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    Prior and bishop in contention

From the fourteenth century, without the patronage of a resident lord or the link with Bodmin, the priory became dependant on the support of the episcopacy. For the bishops, monastic possession had become a symbol of power.
In 1466 the priory was granted to the Bishop of Emly, William O'Hetingan (alternatively O'Hedian or O'Hayden), at his own request and primarily to augment his declining income. In imposing his authority on the priory, the bishop removed elected prior Nicholas White from office. The ensuing struggle for control of the priory between bishop and canons, who continued to elect priors according to their founding charter, caused a scandalous neglect of worship.
On the death of Nicholas White, in about 1469 while still contesting his removal, two further contenders for election as prior were selected by the canons. Local man Nicholas Jon was elected but he too was removed. He and his family appear to have received one of the towers in Burgess Court in compensation, and a Nicholas Johne was still in residence in 1540. Another local man, Edmund Stapleton (son of a canon and the man who complained about declining worship!), was also elected for a short while before being bought-off by the bishop.
Not until John Karne's election in 1474 was control returned to the canons - though in contest with yet another bishop at first.

The Bishop and the witch

Occasionally the priory played a small part in wider political events - some quite notorious. In 1324 the then bishop of Ossory, Richard de Ledrede, made a Lenten visitation to the priory. This followed shortly after an inquisition into the activities of a sect of Kilkenny heretics led by an Anglo-Norman lady, Alice Kyteler. Among those charged was a William Outlaw! When ordered to appear before the bishop to answer charges of witchcraft he turned for support to the seneschal of Kilkenny (and lord of Kells), Arnold le Poer. The two men came to the priory during the bishops visitation in what proved a fruitless attempt to have the charges dropped.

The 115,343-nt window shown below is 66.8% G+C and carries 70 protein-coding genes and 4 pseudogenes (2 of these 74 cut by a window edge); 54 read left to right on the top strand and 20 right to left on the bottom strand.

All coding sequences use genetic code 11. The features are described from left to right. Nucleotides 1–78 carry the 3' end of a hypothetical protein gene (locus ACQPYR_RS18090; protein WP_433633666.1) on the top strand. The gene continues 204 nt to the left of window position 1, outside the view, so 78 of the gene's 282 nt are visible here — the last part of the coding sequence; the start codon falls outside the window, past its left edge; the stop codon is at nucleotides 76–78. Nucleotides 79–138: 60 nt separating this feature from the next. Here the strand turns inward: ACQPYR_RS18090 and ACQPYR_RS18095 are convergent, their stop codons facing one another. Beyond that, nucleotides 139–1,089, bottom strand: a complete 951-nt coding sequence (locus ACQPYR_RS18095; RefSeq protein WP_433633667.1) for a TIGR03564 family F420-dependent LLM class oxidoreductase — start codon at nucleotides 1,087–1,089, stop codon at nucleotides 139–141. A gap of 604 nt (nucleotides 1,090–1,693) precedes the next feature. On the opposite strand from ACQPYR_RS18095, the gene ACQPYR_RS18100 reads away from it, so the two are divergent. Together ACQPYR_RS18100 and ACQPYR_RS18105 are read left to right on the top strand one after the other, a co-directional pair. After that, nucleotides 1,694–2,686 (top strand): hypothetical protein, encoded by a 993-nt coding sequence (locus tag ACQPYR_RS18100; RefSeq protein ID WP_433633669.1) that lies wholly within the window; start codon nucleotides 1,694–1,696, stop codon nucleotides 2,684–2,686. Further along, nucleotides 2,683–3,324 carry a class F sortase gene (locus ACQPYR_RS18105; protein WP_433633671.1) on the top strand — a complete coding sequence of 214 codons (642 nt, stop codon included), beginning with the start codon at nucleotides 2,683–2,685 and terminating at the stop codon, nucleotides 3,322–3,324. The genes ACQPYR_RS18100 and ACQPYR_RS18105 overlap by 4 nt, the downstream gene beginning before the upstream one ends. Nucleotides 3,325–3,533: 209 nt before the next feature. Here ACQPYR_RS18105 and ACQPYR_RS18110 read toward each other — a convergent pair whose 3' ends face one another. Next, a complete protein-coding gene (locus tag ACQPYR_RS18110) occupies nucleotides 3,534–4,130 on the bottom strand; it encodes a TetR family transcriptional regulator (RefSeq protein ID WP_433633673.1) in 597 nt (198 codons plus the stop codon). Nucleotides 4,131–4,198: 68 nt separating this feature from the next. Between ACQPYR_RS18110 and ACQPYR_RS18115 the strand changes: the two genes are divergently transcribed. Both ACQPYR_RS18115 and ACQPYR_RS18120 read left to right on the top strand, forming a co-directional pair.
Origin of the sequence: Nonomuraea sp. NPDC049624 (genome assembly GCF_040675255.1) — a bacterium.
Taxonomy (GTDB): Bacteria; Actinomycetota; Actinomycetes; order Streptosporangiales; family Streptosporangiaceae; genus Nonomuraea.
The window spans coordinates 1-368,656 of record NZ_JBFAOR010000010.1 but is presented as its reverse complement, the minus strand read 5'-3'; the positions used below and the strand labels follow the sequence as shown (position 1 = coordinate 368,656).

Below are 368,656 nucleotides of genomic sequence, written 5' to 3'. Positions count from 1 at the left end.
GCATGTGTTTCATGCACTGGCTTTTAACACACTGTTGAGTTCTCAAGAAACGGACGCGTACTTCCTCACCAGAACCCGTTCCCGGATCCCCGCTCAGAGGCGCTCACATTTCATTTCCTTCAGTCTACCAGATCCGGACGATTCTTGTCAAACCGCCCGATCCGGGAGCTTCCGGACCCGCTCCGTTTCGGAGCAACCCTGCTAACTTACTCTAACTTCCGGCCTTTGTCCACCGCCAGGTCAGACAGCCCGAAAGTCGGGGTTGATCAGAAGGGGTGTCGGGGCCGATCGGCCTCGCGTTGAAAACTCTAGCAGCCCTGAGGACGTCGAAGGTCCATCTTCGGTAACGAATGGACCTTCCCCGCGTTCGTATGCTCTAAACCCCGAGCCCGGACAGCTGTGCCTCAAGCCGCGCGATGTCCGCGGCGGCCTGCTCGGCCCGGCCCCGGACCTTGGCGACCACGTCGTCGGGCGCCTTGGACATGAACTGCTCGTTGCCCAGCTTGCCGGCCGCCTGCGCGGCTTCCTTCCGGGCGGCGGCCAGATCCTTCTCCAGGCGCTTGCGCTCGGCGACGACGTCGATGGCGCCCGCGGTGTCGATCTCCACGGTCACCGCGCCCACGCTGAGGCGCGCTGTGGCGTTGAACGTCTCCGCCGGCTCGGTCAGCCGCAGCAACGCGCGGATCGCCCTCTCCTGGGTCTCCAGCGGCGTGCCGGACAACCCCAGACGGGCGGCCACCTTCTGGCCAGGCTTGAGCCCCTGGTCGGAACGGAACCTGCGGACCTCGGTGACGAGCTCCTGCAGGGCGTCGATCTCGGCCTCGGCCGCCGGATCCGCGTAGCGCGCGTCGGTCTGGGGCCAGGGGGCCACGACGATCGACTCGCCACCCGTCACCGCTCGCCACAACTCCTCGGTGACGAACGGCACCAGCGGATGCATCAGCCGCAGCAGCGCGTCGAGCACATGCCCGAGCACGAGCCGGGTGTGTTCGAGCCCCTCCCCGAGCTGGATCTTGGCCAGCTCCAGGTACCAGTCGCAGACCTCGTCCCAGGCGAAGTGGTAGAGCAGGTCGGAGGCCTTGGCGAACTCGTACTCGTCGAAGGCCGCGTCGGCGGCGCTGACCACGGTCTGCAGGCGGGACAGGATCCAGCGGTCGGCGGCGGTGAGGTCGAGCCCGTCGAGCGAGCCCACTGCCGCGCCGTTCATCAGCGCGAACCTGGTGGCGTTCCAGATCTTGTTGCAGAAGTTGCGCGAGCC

Undeterred, le Poer made alternative plans. When Bishop Ledrede left the priory and entered Kells on the following morning he was arrested by an armed band captained by Stephen le Poer (presumably a relative of Arnold). The bishop was taken to Kilkenny Castle and imprisoned there for seventeen days, taking him out of circulation until after the day appointed for William Outlaw's appearance had passed. Imprisonment of the bishop, a novel experience in Ireland at the time, caused a tremendous scandal amongst the population of the city.
Following his release and despite further strong opposition, Bishop Ledrede successfully prosecuted the heretics in June of the same year. Alice Kyteler fled to England and remained there. Another sect member, Alice Smith, also fled but her mother, Petronella de Meath, had the dubious distinction of becoming Ireland's first heretic to be burnt at the stake! William Outlaw at first recanted and escaped punishment, but a subsequent relapse saw him sentenced to a fine combined with a form of community service - the re-roofing of much of St Canice's cathedral roof with lead.
Arnold le Poer did not escape this cycle of retribution. He was excommunicated by Bishop Ledrede for the heresy implicit in his support of the Kilkenny heretics and imprisoned in Dublin Castle. On his death in 1329 (or 1331) he was refused absolution and his remains were unburied for some time.
Bishop Ledrede's pursuit of religious orthodoxy only brought him thirty years of persecution at the hands of those who had opposed his action. He was eventually forced into exile to Avignon to seek the support of Pope Benedict XII. The pope's written interventions with King Edward III finally led to the bishop's return to his diocese.